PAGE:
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Onkwehonwe Week in Review February 18 2015

Onkwehonwe Week in Review February 18 2015

TRC calls for Vatican to rescind 15th century Papal Bulls of Discovery The Truth and Reconciliation Committee of Canada, which is currently examining the impact of residential schools, is considering asking the Vatican to repeal the 15th century Papal Bulls of Discovery, which considered indigenous people to be less than human. This comes at a

TRC calls for Vatican to rescind 15th century Papal Bulls of Discovery

The Truth and Reconciliation Committee of Canada, which is currently examining the impact of residential schools, is considering asking the Vatican to repeal the 15th century Papal Bulls of Discovery, which considered indigenous people to be less than human.

This comes at a time when more and more people are asking the Vatican to help renew relationships with indigenous peoples, reports a CBC article.

The committee chair, Murray Sinclair, echoed these sentiments when he said that in order to really achieve reconciliation, a new relationship must be established between the native and non-native world.

The papal bulls are at the centre of Canadian and North American sovereignty, and if rescinded, there could be serious implications for Canadian sovereignty over land, said Sinclair.

In 2009, a special UN rapporteur found that the documents were essentially the root of indigenous exploitation.

 

Women’s memorial marches honour the lives of missing and murdered indigenous women

Thousands across the country gathered to march and show their support for the more than 1,200 women who have gone missing or been murdered across Turtle Island this past Valentine’s Day.

Vancouver, Toronto, Ottawa, Montreal, Saskatoon, Calgary, Winnipeg and Edmonton were among the Canadian cities that took part in the protest and memorial. A CTV article reported over 500 people attended the Toronto event, while hundreds gathered in downtown Vancouver, the place where infamous serial killer Robert Pickton abducted his victims, many of whom were Onkwehon:we.

According to the event’s Facebook page, this year marked the 25th anniversary of the memorial marches, which started in Vancouver in 1991 when a Coast Salish woman was murdered. This is the tenth year they’ve been held in Toronto.

An RCMP report released last May stated that indigenous women make up 16 percent of female homicides and over 11 percent of missing women, despite accounting for only 4.3 percent of the population.

The Conservative government still refuses to consider this a social phenomenon, instead focusing on funneling money into the indigenous criminal justice system.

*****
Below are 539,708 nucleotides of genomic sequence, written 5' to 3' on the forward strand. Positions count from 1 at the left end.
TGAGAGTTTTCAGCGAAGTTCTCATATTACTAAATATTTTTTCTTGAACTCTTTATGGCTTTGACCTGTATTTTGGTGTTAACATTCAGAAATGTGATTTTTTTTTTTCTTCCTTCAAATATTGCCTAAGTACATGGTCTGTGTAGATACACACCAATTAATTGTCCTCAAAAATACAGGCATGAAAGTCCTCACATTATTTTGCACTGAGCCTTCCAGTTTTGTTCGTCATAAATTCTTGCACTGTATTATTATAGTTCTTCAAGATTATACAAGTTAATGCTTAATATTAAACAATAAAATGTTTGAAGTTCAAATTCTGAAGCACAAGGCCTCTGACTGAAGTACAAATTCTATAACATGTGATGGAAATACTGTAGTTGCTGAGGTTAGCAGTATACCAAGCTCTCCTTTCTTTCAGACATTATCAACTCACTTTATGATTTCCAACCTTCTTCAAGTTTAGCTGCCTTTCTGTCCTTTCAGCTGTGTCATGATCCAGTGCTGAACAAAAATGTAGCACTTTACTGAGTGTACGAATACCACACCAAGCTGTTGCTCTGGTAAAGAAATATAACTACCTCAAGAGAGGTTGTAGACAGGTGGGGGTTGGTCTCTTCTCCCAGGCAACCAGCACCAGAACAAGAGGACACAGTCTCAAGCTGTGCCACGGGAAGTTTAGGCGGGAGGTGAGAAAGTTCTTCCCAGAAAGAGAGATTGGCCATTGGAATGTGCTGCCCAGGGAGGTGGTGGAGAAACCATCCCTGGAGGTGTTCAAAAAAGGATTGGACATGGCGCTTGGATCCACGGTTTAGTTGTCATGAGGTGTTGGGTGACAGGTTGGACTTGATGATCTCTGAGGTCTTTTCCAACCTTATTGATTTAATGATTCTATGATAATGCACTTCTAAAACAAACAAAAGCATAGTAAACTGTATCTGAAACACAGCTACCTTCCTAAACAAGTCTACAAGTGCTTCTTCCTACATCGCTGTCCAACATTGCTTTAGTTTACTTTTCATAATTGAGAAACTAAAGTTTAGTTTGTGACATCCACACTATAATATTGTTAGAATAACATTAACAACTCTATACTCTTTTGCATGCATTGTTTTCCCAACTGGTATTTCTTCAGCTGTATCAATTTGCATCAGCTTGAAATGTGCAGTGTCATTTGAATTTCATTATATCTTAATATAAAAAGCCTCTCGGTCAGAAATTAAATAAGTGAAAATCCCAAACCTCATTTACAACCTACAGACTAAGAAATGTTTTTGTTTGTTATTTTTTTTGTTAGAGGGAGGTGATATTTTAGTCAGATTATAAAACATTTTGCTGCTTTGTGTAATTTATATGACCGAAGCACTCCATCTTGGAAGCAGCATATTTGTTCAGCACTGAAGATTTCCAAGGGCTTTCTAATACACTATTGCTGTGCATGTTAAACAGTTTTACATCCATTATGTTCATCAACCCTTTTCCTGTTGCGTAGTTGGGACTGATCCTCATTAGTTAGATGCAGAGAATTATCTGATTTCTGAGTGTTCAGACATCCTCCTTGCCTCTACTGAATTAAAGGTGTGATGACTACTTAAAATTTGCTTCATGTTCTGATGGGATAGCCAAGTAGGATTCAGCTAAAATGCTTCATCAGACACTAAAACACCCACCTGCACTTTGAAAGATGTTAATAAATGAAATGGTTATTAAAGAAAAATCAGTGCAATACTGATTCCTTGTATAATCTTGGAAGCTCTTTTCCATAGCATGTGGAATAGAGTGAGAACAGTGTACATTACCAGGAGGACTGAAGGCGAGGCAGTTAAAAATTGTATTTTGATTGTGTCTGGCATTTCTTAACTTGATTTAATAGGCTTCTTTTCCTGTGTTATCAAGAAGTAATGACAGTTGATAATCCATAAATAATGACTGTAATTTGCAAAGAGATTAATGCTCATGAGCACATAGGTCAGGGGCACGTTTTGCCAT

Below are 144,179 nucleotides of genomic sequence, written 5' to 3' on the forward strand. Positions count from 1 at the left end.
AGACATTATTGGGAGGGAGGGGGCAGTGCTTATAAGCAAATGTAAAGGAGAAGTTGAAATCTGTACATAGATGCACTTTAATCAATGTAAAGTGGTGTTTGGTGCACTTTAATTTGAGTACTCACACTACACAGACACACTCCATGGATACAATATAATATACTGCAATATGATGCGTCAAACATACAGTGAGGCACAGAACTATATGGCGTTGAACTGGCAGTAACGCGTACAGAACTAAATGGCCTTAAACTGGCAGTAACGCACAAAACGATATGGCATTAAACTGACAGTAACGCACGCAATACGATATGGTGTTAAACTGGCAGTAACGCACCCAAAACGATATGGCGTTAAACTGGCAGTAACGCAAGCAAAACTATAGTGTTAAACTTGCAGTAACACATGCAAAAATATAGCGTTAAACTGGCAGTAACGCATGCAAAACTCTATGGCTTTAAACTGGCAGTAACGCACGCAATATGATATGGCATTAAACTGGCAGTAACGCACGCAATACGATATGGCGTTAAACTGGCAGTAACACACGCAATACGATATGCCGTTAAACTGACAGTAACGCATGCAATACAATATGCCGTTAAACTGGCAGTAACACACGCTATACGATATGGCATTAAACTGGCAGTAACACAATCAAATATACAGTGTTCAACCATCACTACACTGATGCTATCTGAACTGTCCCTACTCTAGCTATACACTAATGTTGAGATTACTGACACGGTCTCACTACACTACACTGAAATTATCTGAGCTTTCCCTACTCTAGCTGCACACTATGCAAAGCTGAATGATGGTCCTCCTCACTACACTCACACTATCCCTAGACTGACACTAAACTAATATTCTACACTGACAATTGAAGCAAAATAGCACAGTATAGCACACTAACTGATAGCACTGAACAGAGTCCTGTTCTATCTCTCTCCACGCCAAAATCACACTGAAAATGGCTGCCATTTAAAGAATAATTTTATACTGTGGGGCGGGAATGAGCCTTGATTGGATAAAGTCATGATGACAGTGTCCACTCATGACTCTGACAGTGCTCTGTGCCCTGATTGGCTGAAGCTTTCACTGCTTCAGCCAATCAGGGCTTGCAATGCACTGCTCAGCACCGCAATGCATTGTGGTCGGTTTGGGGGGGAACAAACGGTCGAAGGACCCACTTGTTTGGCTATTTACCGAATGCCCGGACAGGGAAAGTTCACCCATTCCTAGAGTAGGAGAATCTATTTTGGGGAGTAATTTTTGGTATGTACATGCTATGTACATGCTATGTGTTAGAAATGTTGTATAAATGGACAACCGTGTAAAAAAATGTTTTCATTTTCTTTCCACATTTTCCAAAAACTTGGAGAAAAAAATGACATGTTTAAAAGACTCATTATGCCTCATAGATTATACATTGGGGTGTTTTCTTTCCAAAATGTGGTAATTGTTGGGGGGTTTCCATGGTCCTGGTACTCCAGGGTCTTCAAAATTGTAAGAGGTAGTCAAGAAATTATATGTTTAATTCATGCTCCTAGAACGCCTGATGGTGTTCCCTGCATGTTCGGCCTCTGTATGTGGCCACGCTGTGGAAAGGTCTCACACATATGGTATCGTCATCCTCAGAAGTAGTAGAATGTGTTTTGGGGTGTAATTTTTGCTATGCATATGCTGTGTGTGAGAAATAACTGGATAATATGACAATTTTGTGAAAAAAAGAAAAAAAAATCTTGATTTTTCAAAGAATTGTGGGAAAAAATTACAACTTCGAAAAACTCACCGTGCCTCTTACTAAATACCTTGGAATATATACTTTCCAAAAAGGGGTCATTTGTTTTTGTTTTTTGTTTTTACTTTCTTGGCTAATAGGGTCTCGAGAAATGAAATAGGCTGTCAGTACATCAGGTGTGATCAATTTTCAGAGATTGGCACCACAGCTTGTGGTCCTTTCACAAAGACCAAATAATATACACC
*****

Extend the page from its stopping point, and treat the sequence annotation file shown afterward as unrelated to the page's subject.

Lac la Ronge receive compensation from SaskPower

SASKATCHEWAN – After a two-year negotiation process, trappers from the Lac La Ronge Indian Band will receive $75,000 from SaskPower as compensation for the disruption the Crown Corporation caused the band’s trappers.

Ten trappers successfully argued that SaskPower’s I1K and I2P transmission line, which runs through their traditional territory from Island Falls to Key Lake, negatively affected their livelihoods, reports a CBC article.

This included having to rebuild and relocate their cabins away from the 300-kilometre transmission line and other difficulties with maintaining their traditional ways of hunting and trapping because of the crown corporation’s activities.

Unfortunately the $75,000 isn’t all the trappers were seeking, but Chief Tammy Cook-Searson said it was better than getting nothing at all to mitigate their ongoing losses.

 

Young Aboriginal girls given their own voice in “Silent No More” project

WINNIPEG – In an empowering turn on the missing and murdered indigenous women narrative, the National Post partnered with Centennial College and Maples Collegiate to give 12 young native women the power to tell their own stories about their lives, fears and hopes.

With cameras provided by Henry’s, the girls took photos of everything from the ongoing tribute to Tina Fontaine, to cheerleading uniforms, to candid pictures of themselves applying lipstick or walking home in the cold dark.

While many of them have hope for bright futures, citing desires to be carpenters and teachers, they all voiced deep personal fears of becoming another statistic in what has been dubbed Canada’s most racist city. Tales of being solicited, shouted at or followed by strange men are frighteningly common.

Still, the girls’ awareness of the situation and how they want to change it gives hope for the future.

Their stories and photos can be viewed online at news.nationalpost.com/silent-no-more.

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